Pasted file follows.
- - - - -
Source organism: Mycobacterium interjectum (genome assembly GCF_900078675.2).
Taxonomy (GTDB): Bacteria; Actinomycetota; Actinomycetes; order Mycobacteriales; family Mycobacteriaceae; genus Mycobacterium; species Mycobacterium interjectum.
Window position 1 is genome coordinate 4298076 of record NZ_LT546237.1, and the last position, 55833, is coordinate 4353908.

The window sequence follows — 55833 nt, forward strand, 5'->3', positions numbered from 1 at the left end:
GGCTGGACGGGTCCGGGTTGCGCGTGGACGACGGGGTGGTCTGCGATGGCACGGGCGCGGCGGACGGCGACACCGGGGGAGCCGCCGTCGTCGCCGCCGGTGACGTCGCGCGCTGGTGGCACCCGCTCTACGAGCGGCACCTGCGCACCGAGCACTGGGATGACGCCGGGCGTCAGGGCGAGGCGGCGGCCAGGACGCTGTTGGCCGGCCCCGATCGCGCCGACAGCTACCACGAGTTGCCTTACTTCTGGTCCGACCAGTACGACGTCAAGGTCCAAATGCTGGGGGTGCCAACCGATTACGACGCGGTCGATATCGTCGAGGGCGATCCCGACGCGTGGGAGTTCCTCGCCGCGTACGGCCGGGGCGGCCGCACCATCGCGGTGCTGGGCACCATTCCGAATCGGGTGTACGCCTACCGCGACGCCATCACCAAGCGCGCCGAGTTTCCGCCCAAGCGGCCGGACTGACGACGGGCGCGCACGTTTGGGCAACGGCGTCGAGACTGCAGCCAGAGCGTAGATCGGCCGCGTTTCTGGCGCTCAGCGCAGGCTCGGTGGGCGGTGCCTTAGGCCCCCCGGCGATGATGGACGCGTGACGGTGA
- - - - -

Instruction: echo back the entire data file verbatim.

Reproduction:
Source organism: Mycobacterium interjectum (genome assembly GCF_900078675.2).
Taxonomy (GTDB): Bacteria; Actinomycetota; Actinomycetes; order Mycobacteriales; family Mycobacteriaceae; genus Mycobacterium; species Mycobacterium interjectum.
Window position 1 is genome coordinate 4298076 of record NZ_LT546237.1, and the last position, 55833, is coordinate 4353908.

The window sequence follows — 55833 nt, forward strand, 5'->3', positions numbered from 1 at the left end:
GGCTGGACGGGTCCGGGTTGCGCGTGGACGACGGGGTGGTCTGCGATGGCACGGGCGCGGCGGACGGCGACACCGGGGGAGCCGCCGTCGTCGCCGCCGGTGACGTCGCGCGCTGGTGGCACCCGCTCTACGAGCGGCACCTGCGCACCGAGCACTGGGATGACGCCGGGCGTCAGGGCGAGGCGGCGGCCAGGACGCTGTTGGCCGGCCCCGATCGCGCCGACAGCTACCACGAGTTGCCTTACTTCTGGTCCGACCAGTACGACGTCAAGGTCCAAATGCTGGGGGTGCCAACCGATTACGACGCGGTCGATATCGTCGAGGGCGATCCCGACGCGTGGGAGTTCCTCGCCGCGTACGGCCGGGGCGGCCGCACCATCGCGGTGCTGGGCACCATTCCGAATCGGGTGTACGCCTACCGCGACGCCATCACCAAGCGCGCCGAGTTTCCGCCCAAGCGGCCGGACTGACGACGGGCGCGCACGTTTGGGCAACGGCGTCGAGACTGCAGCCAGAGCGTAGATCGGCCGCGTTTCTGGCGCTCAGCGCAGGCTCGGTGGGCGGTGCCTTAGGCCCCCCGGCGATGATGGACGCGTGACGGTGA